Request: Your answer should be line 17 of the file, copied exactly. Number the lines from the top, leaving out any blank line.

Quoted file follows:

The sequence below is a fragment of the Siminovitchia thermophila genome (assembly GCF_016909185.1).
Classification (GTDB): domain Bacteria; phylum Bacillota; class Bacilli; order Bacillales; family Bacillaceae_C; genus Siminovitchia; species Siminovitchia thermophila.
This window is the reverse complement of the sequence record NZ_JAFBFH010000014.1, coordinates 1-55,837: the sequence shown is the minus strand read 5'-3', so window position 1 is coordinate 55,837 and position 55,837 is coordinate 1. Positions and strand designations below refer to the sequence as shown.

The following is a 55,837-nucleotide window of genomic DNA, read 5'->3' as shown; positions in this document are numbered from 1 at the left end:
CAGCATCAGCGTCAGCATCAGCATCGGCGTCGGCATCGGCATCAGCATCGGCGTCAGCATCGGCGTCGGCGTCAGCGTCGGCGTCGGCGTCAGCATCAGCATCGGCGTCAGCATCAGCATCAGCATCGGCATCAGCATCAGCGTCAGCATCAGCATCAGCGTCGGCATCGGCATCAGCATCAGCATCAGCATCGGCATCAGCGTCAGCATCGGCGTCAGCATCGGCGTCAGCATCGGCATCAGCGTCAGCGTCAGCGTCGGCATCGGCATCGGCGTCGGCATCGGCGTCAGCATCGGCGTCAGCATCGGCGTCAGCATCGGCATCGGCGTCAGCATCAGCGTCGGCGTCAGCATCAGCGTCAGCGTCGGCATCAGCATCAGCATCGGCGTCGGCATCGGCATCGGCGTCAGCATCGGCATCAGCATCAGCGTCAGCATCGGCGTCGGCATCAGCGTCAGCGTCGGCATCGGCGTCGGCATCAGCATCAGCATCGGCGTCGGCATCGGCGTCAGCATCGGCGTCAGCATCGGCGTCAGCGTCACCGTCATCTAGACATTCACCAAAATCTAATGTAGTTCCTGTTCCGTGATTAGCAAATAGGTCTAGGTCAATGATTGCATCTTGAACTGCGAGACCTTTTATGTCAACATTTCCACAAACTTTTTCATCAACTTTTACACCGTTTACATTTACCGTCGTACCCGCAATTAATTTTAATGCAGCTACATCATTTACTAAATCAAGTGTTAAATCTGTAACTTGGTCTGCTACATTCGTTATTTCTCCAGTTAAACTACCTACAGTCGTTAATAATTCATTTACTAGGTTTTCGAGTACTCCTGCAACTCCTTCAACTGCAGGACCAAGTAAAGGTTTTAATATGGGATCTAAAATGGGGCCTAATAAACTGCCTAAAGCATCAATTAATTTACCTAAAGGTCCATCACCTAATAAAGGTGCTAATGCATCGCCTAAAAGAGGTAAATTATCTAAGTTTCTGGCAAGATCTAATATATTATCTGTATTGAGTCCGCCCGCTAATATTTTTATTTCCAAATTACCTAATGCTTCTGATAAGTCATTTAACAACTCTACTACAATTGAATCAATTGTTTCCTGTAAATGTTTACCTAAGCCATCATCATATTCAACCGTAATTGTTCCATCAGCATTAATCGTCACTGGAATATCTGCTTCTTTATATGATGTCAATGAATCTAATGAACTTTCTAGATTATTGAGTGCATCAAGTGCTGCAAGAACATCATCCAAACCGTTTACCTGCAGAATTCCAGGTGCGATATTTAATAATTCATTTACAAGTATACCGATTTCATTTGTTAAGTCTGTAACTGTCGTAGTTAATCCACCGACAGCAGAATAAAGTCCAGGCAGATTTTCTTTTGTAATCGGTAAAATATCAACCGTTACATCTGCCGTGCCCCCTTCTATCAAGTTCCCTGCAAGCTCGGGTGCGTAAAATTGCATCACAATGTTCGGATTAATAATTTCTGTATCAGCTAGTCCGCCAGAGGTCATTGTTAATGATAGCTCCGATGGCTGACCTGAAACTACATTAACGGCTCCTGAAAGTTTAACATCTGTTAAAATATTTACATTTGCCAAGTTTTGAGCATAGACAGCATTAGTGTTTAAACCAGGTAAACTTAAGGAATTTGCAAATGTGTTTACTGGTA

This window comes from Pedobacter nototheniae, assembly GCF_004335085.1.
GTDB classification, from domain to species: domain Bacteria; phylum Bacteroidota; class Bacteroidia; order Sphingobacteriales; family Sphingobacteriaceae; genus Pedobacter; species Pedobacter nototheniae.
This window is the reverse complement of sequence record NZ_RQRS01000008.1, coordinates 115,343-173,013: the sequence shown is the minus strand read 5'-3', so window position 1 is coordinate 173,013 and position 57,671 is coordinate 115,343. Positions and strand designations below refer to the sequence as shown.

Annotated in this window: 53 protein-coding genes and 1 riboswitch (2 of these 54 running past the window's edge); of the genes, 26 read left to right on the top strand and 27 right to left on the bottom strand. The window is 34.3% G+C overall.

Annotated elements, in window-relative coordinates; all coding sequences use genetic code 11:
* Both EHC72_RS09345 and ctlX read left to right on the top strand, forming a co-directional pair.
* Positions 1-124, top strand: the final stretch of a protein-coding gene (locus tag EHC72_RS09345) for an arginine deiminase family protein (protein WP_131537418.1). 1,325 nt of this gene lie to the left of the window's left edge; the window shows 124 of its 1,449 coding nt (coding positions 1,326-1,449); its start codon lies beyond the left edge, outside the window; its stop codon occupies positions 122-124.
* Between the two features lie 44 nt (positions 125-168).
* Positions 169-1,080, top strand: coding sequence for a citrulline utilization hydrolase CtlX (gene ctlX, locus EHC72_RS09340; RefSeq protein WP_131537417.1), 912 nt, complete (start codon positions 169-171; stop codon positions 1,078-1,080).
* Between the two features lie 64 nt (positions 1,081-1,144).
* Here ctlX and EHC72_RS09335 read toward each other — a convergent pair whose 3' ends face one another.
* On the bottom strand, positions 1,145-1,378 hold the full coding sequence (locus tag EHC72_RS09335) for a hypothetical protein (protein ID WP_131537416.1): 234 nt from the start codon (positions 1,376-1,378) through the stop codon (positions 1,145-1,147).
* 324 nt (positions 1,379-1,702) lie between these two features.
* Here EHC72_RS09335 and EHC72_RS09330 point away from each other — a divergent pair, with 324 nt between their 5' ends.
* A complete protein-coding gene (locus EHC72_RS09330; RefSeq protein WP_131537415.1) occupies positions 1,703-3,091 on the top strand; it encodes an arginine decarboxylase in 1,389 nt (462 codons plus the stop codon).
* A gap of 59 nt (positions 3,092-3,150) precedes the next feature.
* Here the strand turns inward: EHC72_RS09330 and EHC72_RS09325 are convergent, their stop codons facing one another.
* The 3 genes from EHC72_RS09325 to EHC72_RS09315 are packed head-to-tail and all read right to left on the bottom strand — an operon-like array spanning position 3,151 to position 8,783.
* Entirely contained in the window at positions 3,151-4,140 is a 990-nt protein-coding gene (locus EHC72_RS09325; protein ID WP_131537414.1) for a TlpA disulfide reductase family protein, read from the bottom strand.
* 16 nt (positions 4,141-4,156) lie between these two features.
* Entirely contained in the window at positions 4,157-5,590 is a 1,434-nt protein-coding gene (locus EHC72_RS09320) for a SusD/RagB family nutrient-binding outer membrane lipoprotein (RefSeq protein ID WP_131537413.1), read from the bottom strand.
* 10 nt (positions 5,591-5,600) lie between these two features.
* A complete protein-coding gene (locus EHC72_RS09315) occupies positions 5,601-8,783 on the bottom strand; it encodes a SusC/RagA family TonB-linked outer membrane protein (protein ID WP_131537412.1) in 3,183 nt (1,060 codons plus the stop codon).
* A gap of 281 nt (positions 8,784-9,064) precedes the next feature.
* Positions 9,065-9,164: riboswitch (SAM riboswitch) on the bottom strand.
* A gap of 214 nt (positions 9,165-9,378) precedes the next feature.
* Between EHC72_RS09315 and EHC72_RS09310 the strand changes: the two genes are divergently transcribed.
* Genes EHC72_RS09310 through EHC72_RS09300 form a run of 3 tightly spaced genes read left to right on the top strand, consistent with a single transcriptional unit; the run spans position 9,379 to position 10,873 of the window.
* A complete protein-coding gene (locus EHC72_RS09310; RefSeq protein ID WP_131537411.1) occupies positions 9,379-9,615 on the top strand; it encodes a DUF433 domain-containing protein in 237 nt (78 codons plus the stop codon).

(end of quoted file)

* On the bottom strand, positions 1,145-1,378 hold the full coding sequence (locus tag EHC72_RS09335) for a hypothetical protein (protein ID WP_131537416.1): 234 nt from the start codon (positions 1,376-1,378) through the stop codon (positions 1,145-1,147).